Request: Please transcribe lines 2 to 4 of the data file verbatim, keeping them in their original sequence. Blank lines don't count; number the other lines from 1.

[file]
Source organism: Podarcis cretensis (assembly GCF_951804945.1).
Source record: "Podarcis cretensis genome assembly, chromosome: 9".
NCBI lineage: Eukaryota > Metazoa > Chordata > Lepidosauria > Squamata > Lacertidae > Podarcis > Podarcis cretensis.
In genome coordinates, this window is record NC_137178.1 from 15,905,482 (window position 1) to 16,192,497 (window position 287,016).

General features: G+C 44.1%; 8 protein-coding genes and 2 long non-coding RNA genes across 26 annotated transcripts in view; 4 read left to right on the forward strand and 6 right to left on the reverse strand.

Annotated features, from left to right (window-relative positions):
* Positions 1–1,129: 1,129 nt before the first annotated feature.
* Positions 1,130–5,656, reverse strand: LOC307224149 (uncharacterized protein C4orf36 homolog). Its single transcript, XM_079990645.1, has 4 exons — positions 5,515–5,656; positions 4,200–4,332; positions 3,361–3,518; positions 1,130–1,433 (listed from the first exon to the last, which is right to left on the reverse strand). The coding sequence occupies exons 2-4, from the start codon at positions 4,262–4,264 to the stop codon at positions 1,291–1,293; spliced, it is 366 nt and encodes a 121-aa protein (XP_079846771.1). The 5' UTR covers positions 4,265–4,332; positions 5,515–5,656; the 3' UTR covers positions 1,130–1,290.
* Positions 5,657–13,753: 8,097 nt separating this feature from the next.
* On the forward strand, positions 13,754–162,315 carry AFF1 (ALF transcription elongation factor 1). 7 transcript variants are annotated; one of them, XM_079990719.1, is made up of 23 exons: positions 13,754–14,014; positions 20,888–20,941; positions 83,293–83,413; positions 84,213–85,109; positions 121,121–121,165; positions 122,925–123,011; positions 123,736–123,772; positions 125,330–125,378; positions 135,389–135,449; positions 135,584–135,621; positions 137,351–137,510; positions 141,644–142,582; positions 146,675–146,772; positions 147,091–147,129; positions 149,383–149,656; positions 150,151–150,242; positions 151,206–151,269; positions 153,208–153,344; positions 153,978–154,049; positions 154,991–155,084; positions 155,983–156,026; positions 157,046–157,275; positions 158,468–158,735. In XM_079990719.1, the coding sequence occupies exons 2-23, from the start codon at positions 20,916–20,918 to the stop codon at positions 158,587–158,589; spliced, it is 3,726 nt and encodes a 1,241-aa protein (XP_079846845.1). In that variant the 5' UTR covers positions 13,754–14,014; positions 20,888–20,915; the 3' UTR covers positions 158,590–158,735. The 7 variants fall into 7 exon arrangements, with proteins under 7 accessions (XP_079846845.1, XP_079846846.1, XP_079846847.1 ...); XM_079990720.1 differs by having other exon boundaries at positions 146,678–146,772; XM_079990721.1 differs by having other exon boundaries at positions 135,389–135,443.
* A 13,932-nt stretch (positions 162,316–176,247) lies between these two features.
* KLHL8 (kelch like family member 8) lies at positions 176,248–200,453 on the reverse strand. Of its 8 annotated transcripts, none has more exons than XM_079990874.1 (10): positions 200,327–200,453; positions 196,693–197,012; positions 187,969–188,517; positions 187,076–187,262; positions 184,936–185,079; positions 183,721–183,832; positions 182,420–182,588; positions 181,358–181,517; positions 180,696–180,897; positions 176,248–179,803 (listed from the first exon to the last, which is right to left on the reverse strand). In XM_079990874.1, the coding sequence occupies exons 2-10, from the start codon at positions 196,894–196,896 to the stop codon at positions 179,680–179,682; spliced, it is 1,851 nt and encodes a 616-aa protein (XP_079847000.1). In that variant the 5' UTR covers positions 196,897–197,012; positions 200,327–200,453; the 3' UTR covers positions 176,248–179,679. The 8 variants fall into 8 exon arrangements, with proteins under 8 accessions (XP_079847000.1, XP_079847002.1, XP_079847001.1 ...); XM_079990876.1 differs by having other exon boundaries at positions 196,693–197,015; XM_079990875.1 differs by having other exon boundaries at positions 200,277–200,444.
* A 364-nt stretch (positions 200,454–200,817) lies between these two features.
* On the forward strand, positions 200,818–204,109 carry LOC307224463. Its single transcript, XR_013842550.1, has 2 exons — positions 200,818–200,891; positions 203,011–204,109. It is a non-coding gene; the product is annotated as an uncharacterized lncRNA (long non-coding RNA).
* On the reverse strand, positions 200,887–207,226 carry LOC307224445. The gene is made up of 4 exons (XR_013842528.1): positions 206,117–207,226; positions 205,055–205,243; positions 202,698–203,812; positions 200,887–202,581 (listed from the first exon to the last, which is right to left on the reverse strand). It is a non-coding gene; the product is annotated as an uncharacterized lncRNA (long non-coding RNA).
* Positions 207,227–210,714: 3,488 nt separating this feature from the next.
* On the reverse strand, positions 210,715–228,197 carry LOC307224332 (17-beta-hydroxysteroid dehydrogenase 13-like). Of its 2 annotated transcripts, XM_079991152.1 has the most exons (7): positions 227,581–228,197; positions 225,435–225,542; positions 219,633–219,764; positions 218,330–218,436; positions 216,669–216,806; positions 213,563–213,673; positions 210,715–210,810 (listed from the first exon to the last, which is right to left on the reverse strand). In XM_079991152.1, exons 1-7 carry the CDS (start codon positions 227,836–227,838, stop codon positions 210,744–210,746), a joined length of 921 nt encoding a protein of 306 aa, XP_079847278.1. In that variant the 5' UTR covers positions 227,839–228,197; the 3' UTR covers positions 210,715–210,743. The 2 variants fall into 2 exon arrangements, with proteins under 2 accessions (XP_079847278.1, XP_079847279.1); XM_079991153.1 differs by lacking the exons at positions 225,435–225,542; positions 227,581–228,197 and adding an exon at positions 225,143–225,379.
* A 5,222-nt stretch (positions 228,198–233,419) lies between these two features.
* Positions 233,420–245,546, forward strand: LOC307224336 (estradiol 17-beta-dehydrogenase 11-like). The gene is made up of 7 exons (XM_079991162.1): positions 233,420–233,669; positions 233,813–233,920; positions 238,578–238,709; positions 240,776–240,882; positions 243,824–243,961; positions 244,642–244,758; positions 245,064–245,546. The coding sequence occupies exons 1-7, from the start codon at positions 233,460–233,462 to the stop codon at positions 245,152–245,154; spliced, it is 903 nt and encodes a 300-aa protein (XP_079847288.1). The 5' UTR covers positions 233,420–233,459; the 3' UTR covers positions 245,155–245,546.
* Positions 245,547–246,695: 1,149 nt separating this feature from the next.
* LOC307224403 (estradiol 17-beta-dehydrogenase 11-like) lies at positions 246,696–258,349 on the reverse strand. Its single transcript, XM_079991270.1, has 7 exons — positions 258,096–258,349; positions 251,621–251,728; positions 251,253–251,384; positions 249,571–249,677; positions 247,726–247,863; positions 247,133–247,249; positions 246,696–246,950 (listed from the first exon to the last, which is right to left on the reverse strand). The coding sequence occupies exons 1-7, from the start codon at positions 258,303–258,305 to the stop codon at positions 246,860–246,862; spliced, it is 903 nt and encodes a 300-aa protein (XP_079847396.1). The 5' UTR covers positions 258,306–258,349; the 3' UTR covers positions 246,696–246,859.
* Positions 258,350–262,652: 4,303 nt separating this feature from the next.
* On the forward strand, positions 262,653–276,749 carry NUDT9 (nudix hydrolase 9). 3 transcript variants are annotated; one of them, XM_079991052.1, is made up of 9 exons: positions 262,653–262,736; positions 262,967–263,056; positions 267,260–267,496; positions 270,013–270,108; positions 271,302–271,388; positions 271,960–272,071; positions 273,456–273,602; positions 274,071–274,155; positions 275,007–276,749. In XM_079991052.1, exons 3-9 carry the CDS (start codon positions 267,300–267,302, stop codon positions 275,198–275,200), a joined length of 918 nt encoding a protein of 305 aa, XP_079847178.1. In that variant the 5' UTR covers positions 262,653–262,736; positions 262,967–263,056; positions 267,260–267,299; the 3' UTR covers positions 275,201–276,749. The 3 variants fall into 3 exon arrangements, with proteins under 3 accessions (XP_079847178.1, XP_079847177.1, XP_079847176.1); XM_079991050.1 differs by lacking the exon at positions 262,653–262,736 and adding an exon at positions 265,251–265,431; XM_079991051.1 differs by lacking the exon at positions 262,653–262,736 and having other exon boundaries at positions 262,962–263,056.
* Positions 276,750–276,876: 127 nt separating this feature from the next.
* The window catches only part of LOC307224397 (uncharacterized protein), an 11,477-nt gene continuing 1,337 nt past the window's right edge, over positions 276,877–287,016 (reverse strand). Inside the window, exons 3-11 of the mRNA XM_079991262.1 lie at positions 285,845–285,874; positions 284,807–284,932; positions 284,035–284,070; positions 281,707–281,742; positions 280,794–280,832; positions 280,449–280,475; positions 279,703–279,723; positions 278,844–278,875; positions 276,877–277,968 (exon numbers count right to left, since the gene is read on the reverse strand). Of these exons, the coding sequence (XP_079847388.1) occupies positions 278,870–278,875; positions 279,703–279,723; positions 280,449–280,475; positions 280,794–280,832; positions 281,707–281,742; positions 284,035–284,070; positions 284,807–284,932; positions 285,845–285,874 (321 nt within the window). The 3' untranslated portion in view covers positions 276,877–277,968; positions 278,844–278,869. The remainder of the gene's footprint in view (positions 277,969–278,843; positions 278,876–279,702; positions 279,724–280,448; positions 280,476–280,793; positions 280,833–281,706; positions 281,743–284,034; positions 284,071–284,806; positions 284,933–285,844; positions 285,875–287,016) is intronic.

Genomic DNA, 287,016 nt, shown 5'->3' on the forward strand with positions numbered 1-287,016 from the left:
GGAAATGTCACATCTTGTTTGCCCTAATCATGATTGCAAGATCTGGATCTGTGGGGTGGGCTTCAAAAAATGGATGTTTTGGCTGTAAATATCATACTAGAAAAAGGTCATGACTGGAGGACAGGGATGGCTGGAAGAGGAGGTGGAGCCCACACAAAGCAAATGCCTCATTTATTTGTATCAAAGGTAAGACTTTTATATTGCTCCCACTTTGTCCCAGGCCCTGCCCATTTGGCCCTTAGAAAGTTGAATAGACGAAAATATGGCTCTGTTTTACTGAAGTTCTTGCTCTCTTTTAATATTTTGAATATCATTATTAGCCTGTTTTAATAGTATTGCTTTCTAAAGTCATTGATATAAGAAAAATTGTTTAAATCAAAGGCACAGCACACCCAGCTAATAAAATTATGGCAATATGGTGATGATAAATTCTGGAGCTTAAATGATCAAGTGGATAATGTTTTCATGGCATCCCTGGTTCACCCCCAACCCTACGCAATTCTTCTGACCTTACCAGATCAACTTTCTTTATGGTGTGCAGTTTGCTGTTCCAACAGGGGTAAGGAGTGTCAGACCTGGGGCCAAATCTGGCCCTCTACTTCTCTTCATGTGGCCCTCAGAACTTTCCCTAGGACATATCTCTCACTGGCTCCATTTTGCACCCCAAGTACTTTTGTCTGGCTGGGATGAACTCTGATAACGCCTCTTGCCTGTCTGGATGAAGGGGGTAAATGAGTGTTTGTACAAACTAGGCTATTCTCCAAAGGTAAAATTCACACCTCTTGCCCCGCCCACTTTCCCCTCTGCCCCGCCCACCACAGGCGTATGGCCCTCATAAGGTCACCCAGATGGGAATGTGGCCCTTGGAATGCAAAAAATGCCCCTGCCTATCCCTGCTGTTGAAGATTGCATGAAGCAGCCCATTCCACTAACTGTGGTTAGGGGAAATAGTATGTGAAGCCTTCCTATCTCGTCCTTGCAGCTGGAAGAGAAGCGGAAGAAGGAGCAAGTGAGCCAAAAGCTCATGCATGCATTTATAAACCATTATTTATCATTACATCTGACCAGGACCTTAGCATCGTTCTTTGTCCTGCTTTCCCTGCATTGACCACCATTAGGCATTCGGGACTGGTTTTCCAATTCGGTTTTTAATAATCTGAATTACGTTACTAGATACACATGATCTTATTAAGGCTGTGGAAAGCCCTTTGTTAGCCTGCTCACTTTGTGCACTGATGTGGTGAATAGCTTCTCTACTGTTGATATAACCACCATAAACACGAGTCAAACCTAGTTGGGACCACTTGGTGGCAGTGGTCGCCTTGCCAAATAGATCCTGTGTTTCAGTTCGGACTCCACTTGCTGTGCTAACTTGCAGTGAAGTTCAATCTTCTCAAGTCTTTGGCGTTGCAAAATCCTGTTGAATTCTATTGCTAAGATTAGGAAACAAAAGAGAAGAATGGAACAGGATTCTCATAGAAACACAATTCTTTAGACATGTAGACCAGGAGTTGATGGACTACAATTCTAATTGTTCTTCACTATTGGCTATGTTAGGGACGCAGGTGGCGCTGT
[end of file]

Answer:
Source record: "Podarcis cretensis genome assembly, chromosome: 9".
NCBI lineage: Eukaryota > Metazoa > Chordata > Lepidosauria > Squamata > Lacertidae > Podarcis > Podarcis cretensis.
In genome coordinates, this window is record NC_137178.1 from 15,905,482 (window position 1) to 16,192,497 (window position 287,016).